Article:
DSD has problems. It's not really hi-res, but it sure is hi-rate. It's also impractical to use in the production environment, it has to be converted to PCM for any editing or processing, then re-converted to DSD for release. I call foul on that one. But again, if there are differences in the result, it's more likely a test of the DAC filters than anything endemic to the format. If the SACD layer is just a clone of the Redbook layer because that's how the original was recorded, then we're comparing filters again, and that will change with player design, etc. Strictly, a DSD copy of a PCM stream is a degradation, a generation loss. It will not improve anything. But, if you find an SACD hybrid where the DSD layer is native DSD (sorry, can't even imagine how that would be done), then you might have something more to compare. Again, you have to know what the comparison is, actual total audio path from recorder to analog in your home? Or is it just a change in storage and delivery of the same information?

          And then we get to the big comparison problem. Sighted comparisons (you know what you're listening to) are biased. That's not really an arguable point, though also not well understood. What we find is that the differences we think we hear doing a sighted comparison between two things become far less apparent, may vanish altogether, when we no longer know what we are hearing. This is part of basic scientific research, but it's really hard to accept on an individual level. A carefully controlled, double-blind test of DSD vs PCM has not really been done, or at least published. The individual almost certainly lacks the comparator system and the source material to pull it off. So we sometimes get the "DSD/SACD sounds better" result when it may not be real. Sometimes...and some of it could be real too, but we don't have a handle on the total provenance. And there are reasons why DSD/SACD should NOT sound better too. And you don't have to look too hard to find all of that.
          Originally posted by Bill Hart View Post
          I don't really have a dog in this horserace, and no axe to grind or ox to gore. No set up either, or snark (I don't do snark for several reasons, one of which is that I prefer learning over sparring). Thanks,
          A former DigiPhobe.
          No problem. I'm not a "phobe" on either side, not analog, digital, hi-res, DSD, nothing. My only phobia is not knowing why. But my personal desires are self serving. I'll listen if it's good, no matter what the medium is. I'm also aware of the chances of "good" are closely coupled to the medium.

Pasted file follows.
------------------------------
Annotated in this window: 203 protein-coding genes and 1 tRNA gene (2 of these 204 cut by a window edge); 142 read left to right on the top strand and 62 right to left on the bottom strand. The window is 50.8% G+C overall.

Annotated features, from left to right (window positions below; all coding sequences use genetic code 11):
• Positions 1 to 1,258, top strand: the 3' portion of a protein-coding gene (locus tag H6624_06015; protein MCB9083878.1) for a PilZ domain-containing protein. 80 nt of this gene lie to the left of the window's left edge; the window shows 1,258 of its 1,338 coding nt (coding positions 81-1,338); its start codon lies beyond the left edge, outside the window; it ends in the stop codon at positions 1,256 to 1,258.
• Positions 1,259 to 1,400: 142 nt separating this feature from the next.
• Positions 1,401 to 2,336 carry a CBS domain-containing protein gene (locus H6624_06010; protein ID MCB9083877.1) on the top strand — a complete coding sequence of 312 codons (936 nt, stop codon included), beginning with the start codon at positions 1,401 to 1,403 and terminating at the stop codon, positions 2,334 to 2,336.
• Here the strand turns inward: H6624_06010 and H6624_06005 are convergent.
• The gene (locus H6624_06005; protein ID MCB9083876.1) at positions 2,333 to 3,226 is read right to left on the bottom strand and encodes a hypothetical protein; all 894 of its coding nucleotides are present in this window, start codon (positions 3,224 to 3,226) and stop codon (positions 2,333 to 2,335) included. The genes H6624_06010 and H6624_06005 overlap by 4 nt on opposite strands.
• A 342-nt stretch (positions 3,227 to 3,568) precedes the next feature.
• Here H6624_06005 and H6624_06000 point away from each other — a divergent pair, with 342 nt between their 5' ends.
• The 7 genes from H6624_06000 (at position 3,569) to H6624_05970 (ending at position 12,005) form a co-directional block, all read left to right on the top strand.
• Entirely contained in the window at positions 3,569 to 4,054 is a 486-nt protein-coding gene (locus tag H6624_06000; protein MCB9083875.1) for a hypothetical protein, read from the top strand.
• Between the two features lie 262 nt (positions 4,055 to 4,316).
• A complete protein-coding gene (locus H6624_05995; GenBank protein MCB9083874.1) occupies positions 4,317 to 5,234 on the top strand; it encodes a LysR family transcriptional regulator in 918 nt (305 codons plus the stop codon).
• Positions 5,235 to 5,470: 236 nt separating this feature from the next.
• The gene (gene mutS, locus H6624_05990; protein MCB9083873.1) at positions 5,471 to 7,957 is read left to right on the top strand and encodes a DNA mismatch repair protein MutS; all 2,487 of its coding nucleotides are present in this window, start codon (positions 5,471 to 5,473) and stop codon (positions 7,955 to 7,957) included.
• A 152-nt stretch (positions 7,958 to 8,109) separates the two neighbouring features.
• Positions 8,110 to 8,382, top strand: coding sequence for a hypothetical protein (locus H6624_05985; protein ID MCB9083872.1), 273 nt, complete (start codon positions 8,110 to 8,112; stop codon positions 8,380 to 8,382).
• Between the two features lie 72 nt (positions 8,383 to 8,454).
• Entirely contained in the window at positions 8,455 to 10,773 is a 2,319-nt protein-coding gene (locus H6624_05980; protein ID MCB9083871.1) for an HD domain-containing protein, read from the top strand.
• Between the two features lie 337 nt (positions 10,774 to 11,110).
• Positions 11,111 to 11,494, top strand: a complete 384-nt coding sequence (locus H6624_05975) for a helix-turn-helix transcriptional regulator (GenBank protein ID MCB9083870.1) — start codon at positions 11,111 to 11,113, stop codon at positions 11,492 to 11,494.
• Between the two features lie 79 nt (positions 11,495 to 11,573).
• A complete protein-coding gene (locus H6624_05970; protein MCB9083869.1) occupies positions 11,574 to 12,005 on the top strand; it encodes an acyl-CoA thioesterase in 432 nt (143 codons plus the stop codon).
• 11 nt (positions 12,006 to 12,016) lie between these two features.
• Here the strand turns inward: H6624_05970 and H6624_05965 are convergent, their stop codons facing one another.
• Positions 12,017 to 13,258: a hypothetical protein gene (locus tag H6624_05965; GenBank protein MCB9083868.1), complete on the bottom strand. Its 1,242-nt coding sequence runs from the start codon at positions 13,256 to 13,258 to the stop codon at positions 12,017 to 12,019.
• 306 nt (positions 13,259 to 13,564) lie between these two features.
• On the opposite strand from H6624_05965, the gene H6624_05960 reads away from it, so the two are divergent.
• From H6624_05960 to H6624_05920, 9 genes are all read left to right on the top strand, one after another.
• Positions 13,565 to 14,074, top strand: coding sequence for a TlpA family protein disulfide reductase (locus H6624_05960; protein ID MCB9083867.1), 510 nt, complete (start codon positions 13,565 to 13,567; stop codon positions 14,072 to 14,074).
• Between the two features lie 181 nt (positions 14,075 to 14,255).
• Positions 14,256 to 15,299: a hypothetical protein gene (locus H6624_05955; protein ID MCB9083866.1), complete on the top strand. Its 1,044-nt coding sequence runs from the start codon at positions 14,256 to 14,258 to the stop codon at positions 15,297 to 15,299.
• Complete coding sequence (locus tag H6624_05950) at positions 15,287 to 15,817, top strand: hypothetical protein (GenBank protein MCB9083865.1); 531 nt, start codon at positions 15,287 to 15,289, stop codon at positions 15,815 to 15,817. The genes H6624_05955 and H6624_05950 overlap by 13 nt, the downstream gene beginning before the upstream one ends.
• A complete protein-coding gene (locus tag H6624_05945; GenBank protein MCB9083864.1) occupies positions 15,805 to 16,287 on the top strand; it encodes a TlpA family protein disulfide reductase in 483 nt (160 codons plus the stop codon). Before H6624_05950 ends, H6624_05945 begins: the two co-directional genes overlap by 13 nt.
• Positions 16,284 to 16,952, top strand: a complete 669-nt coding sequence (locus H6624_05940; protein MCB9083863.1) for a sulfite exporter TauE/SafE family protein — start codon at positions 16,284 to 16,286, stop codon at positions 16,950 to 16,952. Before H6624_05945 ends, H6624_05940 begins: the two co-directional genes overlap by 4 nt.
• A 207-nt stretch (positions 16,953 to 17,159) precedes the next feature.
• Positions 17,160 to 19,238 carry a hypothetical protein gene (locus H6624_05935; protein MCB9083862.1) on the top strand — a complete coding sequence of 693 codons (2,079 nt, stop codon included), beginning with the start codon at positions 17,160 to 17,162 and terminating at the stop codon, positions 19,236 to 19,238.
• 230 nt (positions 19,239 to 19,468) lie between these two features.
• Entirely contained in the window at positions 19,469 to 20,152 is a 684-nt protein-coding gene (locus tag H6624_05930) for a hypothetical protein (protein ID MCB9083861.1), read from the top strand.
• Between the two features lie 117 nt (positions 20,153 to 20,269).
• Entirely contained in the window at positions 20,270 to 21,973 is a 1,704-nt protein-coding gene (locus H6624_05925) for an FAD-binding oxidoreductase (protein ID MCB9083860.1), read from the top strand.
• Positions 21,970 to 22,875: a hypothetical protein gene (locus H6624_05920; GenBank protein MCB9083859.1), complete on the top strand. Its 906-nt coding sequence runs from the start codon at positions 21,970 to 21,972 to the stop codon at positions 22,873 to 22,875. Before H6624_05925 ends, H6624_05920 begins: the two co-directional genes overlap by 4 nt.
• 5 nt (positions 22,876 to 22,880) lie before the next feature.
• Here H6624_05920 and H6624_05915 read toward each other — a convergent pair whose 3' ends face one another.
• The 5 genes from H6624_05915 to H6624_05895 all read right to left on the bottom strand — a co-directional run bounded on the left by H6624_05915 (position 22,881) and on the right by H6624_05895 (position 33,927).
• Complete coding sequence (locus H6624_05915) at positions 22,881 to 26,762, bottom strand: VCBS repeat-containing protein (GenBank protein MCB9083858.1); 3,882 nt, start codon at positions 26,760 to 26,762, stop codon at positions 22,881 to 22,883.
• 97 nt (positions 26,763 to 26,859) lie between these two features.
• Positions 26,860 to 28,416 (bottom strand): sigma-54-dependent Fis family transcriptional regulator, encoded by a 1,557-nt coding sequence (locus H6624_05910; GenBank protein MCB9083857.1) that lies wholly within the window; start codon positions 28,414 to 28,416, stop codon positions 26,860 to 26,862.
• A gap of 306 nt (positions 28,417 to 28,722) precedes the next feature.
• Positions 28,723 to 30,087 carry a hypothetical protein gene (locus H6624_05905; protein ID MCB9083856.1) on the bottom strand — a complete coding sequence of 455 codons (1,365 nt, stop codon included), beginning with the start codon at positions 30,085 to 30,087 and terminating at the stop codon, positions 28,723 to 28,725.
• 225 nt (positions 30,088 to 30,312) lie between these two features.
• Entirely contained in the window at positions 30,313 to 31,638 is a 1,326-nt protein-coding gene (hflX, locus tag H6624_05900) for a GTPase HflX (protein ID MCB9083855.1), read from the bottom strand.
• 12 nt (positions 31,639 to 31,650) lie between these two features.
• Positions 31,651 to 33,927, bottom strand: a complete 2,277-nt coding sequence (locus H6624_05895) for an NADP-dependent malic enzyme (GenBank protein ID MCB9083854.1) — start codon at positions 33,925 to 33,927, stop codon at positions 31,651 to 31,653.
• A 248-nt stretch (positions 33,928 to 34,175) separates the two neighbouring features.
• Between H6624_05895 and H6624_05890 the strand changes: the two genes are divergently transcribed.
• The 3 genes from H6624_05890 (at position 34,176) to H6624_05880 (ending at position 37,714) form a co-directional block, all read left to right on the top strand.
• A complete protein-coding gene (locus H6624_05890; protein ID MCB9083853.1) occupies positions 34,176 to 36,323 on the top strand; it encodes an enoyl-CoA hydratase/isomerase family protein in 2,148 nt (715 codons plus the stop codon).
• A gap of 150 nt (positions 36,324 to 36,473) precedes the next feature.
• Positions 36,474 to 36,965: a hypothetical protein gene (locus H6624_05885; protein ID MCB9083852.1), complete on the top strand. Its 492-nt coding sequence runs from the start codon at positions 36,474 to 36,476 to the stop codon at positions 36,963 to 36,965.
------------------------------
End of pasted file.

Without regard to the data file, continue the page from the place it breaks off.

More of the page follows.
Comment


          • Bill Hart
            Bill Hart commented
            Editing a comment
            Thank you. I'll chew on this a little.

        • #39
          Originally posted by chrisfromri View Post
          I think we can pretty safely agree that comparing the Hybrid CD layer to the SACD layer from the very same disc is a pretty fair comparison as they both had to have the same source. Plus this was done multiple times with multiple SACDs.
          I don't think I could say that. First, the SACD DSD layer cannot have the exact same source because it's a resampling and totally different means of coding. If the DSD layer was recorded DSD native and not passed through a PCM post-production stage, that's very different from a PCM produced recording that is resampled to DSD, which is more typical. The best DSD could do is replicate PCM perfectly, it can't clean anything up or improve anything. The worst it does is add it's own layer of resampling errors, which is actually what happens. Yeah, multiple SACDs.

          Was your comparison sighted?
          Originally posted by chrisfromri View Post
          SACD does sound better in a slightly more spacious and organic way, BUT not by that much anymore. Ten years ago the difference between the layers (tested differently) was very large, but today the Hybrid CD layer is really sounding very good and much closer to the SACD layer. I'm sure the external DAC running balanced outputs to the preamp is helping the Hybrid CD layer, and the SACD player can't take advantage of this with the SACD layer because it won't output the digital stream from an SACD.
          I think you nailed it there. What's different in the last 10 years (I'd go for 2 to 3x that) is in filters, both in the ADC and the DAC. It's not hard to see that the reconstruction filter for DSD is pretty easy to do, but reconstruction filters for PCM is not quite as easy. Today it's much better of course thanks to digital filtering.. But also, look at the total production chain. There are at least one other set of filters in there ahead of the ADC, and those will be reproduced faithfully by both PCM and DSD because you can't get rid of them. So improving them would also be interesting.